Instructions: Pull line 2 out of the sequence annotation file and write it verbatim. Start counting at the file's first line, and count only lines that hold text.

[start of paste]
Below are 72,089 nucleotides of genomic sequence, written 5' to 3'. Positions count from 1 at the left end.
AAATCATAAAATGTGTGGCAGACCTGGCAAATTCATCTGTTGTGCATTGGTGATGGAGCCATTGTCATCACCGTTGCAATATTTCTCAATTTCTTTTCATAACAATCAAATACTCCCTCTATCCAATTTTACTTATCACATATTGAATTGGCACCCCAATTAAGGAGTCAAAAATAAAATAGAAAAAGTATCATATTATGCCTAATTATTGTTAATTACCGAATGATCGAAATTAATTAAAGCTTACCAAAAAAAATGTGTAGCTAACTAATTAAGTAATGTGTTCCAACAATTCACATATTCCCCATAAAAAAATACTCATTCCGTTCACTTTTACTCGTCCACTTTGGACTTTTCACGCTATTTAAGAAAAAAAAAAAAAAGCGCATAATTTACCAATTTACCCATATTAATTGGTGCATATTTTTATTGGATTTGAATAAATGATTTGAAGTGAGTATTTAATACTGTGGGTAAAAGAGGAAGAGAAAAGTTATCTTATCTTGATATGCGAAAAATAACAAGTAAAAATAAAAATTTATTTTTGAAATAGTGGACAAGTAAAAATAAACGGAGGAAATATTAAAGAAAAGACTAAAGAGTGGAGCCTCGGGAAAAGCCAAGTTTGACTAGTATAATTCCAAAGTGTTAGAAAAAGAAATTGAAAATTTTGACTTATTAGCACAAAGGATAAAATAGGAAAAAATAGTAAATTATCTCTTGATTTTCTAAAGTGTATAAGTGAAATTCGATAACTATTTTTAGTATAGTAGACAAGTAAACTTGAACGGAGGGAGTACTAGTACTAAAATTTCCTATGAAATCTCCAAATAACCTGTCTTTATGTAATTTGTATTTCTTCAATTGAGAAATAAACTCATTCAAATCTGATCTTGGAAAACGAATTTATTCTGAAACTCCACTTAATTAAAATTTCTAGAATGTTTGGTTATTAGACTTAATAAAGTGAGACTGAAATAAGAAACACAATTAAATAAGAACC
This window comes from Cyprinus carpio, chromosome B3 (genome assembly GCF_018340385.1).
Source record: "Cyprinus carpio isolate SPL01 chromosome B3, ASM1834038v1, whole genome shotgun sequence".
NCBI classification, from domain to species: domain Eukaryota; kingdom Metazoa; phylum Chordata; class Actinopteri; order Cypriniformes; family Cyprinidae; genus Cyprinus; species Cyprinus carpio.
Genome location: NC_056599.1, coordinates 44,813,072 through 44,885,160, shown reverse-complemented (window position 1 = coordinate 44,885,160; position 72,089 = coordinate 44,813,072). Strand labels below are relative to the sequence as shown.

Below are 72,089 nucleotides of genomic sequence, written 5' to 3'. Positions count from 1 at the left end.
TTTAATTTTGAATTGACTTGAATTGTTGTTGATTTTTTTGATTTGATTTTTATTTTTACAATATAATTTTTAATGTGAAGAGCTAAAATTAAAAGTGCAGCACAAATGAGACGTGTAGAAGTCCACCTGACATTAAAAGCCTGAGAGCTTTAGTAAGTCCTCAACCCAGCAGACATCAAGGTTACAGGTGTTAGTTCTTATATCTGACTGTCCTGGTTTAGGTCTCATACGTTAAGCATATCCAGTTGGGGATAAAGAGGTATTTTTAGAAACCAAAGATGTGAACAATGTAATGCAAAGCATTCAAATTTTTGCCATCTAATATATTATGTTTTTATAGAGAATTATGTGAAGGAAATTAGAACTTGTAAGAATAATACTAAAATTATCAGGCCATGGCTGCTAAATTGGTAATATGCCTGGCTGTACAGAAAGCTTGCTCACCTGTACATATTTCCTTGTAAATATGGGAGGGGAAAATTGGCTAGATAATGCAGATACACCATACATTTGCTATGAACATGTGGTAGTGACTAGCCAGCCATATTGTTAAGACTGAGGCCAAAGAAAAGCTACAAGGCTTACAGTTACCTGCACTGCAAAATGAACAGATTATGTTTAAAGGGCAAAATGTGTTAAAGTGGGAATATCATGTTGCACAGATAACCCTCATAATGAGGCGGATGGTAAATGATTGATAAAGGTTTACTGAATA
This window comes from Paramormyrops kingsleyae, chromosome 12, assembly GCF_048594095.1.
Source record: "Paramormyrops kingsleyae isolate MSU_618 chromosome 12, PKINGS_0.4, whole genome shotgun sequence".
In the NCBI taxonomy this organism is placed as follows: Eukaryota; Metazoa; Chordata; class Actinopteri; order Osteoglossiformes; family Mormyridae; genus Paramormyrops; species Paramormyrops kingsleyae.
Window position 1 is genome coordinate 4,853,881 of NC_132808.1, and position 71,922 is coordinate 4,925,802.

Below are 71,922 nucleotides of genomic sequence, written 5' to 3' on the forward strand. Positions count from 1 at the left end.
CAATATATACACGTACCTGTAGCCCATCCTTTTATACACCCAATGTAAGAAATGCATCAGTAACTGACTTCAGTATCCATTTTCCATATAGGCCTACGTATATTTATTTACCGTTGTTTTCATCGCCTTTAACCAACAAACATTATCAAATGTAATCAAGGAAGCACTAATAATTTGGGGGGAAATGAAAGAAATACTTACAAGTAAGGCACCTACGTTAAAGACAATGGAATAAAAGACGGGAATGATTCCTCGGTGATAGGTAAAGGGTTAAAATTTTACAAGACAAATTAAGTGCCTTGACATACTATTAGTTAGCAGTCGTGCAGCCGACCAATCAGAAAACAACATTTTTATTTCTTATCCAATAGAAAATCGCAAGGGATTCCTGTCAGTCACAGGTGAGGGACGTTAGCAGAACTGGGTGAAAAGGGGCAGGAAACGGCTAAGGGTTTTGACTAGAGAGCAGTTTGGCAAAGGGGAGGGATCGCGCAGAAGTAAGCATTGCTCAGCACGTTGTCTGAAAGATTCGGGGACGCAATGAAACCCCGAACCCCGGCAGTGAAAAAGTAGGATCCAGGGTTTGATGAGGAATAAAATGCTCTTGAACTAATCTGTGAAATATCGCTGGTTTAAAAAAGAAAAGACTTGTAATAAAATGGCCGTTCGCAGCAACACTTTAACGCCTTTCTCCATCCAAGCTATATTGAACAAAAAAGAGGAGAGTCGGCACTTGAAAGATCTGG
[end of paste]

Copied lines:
AAATCATAAAATGTGTGGCAGACCTGGCAAATTCATCTGTTGTGCATTGGTGATGGAGCCATTGTCATCACCGTTGCAATATTTCTCAATTTCTTTTCATAACAATCAAATACTCCCTCTATCCAATTTTACTTATCACATATTGAATTGGCACCCCAATTAAGGAGTCAAAAATAAAATAGAAAAAGTATCATATTATGCCTAATTATTGTTAATTACCGAATGATCGAAATTAATTAAAGCTTACCAAAAAAAATGTGTAGCTAACTAATTAAGTAATGTGTTCCAACAATTCACATATTCCCCATAAAAAAATACTCATTCCGTTCACTTTTACTCGTCCACTTTGGACTTTTCACGCTATTTAAGAAAAAAAAAAAAAAGCGCATAATTTACCAATTTACCCATATTAATTGGTGCATATTTTTATTGGATTTGAATAAATGATTTGAAGTGAGTATTTAATACTGTGGGTAAAAGAGGAAGAGAAAAGTTATCTTATCTTGATATGCGAAAAATAACAAGTAAAAATAAAAATTTATTTTTGAAATAGTGGACAAGTAAAAATAAACGGAGGAAATATTAAAGAAAAGACTAAAGAGTGGAGCCTCGGGAAAAGCCAAGTTTGACTAGTATAATTCCAAAGTGTTAGAAAAAGAAATTGAAAATTTTGACTTATTAGCACAAAGGATAAAATAGGAAAAAATAGTAAATTATCTCTTGATTTTCTAAAGTGTATAAGTGAAATTCGATAACTATTTTTAGTATAGTAGACAAGTAAACTTGAACGGAGGGAGTACTAGTACTAAAATTTCCTATGAAATCTCCAAATAACCTGTCTTTATGTAATTTGTATTTCTTCAATTGAGAAATAAACTCATTCAAATCTGATCTTGGAAAACGAATTTATTCTGAAACTCCACTTAATTAAAATTTCTAGAATGTTTGGTTATTAGACTTAATAAAGTGAGACTGAAATAAGAAACACAATTAAATAAGAACC